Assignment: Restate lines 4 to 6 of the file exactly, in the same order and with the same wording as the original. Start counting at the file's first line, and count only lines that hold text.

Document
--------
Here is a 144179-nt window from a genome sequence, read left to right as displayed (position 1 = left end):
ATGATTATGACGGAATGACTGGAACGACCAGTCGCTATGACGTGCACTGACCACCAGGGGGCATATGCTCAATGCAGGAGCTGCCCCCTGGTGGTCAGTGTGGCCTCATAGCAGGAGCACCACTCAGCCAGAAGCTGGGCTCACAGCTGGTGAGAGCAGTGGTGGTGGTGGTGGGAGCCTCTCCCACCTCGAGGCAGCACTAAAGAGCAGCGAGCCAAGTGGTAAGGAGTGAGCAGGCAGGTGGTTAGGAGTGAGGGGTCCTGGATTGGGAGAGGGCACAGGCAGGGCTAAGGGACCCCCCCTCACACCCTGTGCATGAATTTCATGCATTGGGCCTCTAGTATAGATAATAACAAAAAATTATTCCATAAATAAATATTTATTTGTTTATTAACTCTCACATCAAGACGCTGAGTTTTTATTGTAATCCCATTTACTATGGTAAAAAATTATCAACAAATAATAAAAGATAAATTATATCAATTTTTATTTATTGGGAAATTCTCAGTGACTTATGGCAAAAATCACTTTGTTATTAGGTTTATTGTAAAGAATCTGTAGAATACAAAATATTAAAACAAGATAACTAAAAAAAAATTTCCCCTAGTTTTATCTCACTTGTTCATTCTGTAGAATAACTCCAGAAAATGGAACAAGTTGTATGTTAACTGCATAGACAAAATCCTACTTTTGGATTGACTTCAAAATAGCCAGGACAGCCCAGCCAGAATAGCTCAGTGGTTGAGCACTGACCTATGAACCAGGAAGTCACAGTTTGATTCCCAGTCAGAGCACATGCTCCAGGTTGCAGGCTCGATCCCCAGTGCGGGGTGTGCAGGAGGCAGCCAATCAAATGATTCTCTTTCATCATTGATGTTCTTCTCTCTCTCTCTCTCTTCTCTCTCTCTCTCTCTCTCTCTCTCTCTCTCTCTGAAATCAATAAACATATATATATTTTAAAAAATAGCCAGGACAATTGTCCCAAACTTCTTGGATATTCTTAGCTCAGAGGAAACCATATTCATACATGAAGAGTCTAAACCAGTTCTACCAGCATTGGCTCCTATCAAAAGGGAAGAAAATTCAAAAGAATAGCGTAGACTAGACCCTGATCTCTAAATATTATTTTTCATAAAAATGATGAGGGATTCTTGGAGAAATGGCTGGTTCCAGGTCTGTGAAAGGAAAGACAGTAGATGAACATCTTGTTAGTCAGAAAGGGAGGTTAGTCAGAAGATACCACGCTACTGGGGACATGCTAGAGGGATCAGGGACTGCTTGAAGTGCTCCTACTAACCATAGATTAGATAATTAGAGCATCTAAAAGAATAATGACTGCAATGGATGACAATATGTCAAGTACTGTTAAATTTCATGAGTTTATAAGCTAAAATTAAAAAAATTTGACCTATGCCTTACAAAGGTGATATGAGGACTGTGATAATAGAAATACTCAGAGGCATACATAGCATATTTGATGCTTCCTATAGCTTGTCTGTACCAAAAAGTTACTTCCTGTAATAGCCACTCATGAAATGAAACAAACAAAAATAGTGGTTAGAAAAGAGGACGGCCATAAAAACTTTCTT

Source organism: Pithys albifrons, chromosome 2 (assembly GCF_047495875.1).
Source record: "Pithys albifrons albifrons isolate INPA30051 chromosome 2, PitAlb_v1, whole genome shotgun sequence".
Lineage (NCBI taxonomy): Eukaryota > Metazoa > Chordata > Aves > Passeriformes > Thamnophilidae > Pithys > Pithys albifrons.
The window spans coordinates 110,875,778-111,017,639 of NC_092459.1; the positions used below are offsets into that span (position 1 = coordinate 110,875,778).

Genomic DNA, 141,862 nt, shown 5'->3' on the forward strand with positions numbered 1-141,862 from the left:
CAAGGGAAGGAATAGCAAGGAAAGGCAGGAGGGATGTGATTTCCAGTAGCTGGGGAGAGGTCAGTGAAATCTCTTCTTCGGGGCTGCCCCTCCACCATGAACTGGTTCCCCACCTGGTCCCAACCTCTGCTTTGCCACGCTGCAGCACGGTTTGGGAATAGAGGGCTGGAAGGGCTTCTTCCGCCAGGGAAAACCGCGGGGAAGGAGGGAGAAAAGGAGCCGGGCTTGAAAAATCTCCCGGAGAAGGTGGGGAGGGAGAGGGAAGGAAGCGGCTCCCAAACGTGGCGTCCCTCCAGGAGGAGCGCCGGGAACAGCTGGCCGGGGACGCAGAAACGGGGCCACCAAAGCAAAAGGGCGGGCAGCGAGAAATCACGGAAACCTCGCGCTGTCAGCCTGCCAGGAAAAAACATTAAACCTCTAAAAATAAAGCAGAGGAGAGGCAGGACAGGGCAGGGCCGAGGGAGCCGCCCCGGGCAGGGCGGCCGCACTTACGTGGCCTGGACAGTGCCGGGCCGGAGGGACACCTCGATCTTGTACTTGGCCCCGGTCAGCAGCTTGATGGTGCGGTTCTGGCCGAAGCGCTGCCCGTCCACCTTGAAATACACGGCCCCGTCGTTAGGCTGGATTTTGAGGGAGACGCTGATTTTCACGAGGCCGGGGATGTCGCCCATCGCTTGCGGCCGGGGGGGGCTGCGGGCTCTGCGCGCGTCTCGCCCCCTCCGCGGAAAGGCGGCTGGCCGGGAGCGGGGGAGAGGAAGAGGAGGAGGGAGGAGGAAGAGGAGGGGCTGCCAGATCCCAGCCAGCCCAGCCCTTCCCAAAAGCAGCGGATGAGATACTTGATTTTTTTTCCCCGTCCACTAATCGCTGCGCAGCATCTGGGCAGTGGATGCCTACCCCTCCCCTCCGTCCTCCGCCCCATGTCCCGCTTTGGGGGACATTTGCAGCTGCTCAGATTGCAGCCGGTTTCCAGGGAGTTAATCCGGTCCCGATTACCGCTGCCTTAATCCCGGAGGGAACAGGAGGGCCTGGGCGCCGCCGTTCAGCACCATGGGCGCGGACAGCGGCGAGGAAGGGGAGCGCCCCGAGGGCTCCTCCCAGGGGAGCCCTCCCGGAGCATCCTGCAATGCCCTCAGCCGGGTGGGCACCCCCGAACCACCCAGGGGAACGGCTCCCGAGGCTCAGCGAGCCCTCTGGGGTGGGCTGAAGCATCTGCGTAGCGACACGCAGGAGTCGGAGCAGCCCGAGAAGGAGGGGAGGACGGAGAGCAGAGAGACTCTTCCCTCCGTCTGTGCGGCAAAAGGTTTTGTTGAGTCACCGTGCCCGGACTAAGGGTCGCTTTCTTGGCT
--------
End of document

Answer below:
Source record: "Pithys albifrons albifrons isolate INPA30051 chromosome 2, PitAlb_v1, whole genome shotgun sequence".
Lineage (NCBI taxonomy): Eukaryota > Metazoa > Chordata > Aves > Passeriformes > Thamnophilidae > Pithys > Pithys albifrons.
The window spans coordinates 110,875,778-111,017,639 of NC_092459.1; the positions used below are offsets into that span (position 1 = coordinate 110,875,778).